Navigating Relational Struggles

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Navigating Relational Struggles | As surely as we have the indwelling presence of the Holy Trinity through baptism, we are meant to be occasions of grace for each other | #Friends #GrowingCharitytoUprootGreed #UprootGreed #GrowingCharity #TipsforConnection #GreaterPeaceJoyandfreedom #Joyfreedom #MargaretVasquezs #GrowingVirtue #ModelofHonesty #TipsforConnection #OpennesswithGod #KnowingGod #Body #Mind #Spirit #RespectingtheBoundariesofOthers #Bound #RespectingBound #BoundariesofOthers #Knowing&BeingKnown #HealthyCommunication #NavigatingRelationalStruggles #NavigatingStrugglesNavigating Relational Struggles

As surely as we have the indwelling presence of the Holy Trinity through baptism, we are meant to be occasions of grace for each other. Since it is our call to be incarnations of God, his hands and feet in the world at this time, even our simple interactions can minister his love, mercy, and healing. Yet, life can be complex and, of course, we all come with different temperaments, personalities, histories, and preferences. There are a great many moving parts that make up who we are.

Because of this, two or more people gathering often present challenges. But notice that, in the scripture above, they have drawn together in Jesus’ name, to enter into his presence. Considering what characterizes how the Lord relates to us, we know he engages with us through seeing and hearing us as uniquely good and that he cherishes us and respects the free will he’s given us. In short, he longs and seeks to relate to us with the deepest connection. Actually, we are made not just for communion, but for union with him. We gather in his name when we imitate his example. When we hit speed bumps and rough patches in relating, it is helpful to go back to these basics. In openly seeking to see and hear each other as uniquely good and cherished, we are able to not just go through tough times, but to grow through them as individuals and in communion with each other.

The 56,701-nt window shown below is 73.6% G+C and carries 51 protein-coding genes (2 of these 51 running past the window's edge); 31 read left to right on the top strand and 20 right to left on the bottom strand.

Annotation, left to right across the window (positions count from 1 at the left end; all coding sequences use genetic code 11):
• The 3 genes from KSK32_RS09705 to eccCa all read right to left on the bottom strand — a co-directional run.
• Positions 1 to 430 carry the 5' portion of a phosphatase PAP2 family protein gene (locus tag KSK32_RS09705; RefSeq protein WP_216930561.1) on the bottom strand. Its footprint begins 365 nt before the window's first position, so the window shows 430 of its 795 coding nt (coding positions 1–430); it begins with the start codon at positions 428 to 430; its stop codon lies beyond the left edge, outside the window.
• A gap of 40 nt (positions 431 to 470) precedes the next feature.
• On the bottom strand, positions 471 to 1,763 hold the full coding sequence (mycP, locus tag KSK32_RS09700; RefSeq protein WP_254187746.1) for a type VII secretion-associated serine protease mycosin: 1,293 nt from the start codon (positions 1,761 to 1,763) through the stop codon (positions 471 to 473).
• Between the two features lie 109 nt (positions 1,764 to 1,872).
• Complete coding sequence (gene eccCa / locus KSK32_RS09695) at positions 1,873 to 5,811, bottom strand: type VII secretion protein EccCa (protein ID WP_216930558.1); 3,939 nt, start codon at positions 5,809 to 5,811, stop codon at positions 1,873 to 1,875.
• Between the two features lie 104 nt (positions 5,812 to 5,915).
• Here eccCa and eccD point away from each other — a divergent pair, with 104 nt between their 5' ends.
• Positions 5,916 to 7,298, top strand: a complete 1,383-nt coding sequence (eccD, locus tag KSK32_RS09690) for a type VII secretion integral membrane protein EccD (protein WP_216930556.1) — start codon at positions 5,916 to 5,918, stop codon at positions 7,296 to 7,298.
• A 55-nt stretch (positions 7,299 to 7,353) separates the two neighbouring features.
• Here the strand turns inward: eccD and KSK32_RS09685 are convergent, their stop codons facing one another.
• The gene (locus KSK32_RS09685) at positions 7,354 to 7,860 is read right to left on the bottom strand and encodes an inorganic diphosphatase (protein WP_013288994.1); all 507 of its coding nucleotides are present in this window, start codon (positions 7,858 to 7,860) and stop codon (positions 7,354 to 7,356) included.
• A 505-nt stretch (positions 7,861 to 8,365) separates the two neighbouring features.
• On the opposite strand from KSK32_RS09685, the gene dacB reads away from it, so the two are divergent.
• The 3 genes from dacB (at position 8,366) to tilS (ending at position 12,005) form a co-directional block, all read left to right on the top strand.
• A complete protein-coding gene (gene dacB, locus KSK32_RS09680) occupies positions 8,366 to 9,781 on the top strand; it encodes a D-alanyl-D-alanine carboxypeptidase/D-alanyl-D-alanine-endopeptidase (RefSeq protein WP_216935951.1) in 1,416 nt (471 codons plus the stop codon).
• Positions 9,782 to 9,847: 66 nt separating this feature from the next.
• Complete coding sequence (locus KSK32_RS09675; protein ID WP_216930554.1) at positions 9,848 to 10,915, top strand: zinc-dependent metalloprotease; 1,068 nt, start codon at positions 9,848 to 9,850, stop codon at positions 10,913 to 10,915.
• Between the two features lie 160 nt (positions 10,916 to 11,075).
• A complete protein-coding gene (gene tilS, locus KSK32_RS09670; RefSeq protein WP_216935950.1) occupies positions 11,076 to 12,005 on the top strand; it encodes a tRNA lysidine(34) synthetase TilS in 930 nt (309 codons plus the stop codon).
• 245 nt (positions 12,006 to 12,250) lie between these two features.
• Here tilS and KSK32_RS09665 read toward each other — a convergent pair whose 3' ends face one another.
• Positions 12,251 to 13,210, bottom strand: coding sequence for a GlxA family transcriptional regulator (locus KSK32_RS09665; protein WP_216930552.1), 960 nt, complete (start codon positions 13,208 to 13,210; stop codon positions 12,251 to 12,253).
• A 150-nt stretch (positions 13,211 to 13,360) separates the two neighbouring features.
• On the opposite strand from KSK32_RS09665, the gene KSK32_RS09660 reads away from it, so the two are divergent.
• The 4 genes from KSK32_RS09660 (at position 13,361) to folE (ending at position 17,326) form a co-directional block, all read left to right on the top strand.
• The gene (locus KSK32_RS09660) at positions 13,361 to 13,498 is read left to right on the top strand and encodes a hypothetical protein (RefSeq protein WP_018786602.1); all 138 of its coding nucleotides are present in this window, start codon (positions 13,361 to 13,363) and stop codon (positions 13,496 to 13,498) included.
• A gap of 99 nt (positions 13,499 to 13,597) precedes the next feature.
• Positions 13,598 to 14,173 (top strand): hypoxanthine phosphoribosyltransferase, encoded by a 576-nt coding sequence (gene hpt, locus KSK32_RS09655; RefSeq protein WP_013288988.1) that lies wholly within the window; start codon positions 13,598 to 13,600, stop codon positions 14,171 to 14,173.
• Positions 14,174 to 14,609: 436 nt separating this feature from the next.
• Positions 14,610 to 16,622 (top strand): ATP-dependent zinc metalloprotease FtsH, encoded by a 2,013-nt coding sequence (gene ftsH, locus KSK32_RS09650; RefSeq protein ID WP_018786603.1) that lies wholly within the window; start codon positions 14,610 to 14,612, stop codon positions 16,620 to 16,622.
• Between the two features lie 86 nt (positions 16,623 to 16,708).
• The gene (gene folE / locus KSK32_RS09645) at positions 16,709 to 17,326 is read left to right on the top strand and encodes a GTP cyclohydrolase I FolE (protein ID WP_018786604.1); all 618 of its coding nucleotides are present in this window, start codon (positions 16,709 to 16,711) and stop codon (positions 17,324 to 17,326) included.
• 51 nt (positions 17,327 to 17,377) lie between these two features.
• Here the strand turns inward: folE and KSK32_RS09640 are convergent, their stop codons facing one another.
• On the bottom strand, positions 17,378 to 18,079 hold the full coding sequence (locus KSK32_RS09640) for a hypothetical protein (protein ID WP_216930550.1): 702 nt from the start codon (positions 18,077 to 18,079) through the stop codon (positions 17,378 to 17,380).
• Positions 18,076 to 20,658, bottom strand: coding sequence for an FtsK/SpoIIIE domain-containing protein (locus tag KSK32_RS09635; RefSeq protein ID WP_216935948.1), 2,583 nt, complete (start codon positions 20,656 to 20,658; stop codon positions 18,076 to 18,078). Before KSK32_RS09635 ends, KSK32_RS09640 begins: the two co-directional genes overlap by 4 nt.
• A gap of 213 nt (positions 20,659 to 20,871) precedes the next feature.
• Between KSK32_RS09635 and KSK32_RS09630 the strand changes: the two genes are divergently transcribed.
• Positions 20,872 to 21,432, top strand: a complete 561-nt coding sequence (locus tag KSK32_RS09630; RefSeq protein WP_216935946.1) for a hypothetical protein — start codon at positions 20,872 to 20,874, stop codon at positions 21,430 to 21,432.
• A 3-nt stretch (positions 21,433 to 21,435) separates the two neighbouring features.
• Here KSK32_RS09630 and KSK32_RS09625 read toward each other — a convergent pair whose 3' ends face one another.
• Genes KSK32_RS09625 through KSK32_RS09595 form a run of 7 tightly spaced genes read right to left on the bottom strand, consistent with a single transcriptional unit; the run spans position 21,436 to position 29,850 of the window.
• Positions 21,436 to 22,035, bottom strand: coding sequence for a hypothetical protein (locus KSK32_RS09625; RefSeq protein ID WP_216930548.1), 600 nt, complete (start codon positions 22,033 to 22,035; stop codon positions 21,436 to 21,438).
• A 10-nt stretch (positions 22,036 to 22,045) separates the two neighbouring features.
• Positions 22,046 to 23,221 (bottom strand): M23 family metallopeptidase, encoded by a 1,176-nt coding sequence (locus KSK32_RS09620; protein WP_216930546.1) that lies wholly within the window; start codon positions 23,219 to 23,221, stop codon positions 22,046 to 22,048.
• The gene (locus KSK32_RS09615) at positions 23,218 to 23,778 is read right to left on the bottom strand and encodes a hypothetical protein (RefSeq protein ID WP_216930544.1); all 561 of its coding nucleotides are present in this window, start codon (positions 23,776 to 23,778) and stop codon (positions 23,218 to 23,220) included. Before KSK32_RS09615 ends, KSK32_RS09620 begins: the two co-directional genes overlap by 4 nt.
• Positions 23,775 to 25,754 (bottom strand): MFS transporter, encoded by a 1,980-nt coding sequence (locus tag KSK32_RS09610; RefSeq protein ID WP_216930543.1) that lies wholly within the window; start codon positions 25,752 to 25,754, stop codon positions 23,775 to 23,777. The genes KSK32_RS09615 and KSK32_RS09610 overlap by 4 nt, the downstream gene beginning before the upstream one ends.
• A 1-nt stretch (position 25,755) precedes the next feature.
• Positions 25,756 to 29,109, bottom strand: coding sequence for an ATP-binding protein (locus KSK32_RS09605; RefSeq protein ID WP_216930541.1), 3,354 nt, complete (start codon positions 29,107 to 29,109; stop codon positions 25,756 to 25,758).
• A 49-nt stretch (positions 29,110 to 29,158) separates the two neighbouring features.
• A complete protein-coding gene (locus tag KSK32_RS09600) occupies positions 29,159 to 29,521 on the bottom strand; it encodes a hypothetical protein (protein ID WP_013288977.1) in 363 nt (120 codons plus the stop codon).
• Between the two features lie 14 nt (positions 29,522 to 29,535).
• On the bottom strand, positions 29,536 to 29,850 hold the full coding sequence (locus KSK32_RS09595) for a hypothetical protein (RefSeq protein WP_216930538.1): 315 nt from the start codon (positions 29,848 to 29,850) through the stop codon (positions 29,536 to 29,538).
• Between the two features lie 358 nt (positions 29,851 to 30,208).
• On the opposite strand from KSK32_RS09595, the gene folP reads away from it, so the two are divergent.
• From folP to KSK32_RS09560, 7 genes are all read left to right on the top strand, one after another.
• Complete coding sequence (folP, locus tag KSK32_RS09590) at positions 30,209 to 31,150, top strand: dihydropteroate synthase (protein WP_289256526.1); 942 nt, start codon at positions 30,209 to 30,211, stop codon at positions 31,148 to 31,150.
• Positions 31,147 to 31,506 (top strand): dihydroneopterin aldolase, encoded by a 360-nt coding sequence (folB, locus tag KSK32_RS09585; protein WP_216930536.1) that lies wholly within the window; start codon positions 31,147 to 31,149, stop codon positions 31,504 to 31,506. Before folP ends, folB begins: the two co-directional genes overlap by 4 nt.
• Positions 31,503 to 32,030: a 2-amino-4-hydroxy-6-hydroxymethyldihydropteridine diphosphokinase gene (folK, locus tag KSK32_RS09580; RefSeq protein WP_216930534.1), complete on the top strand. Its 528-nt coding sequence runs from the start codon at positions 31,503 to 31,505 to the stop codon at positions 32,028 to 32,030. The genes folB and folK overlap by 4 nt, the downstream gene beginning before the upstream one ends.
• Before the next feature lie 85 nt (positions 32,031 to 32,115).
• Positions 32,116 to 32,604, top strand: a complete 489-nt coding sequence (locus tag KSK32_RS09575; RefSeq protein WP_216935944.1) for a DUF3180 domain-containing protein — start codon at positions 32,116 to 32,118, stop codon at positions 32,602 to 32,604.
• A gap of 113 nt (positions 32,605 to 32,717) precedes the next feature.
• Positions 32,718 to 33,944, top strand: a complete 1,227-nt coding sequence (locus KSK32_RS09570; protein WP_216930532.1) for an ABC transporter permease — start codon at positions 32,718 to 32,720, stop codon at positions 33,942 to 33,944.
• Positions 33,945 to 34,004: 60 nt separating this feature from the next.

Years ago I taught these connection principles to a 16-year-old boy and his mother. They’re so simple, he was quickly able to grasp them. We used them each week to gain insight into his relational struggles with his parents and peers. After only a couple of weeks, he could explain how he was using these concepts to assess interactions in his relationships, and when something felt off he was able to get right back on course. He and his mother began to work together to calmly examine difficulties they were experiencing and peacefully arrive at understandings. Their relationship began to flourish. Beginning with a mutual understanding that they were both seeking connection made a world of difference. Suddenly, defenses were dropped, and they were able to examine circumstances together. They had attitudes of collaboration because they understood they had a common goal, common needs, and rules of engagement.

May the Lord give you peace.

Margaret

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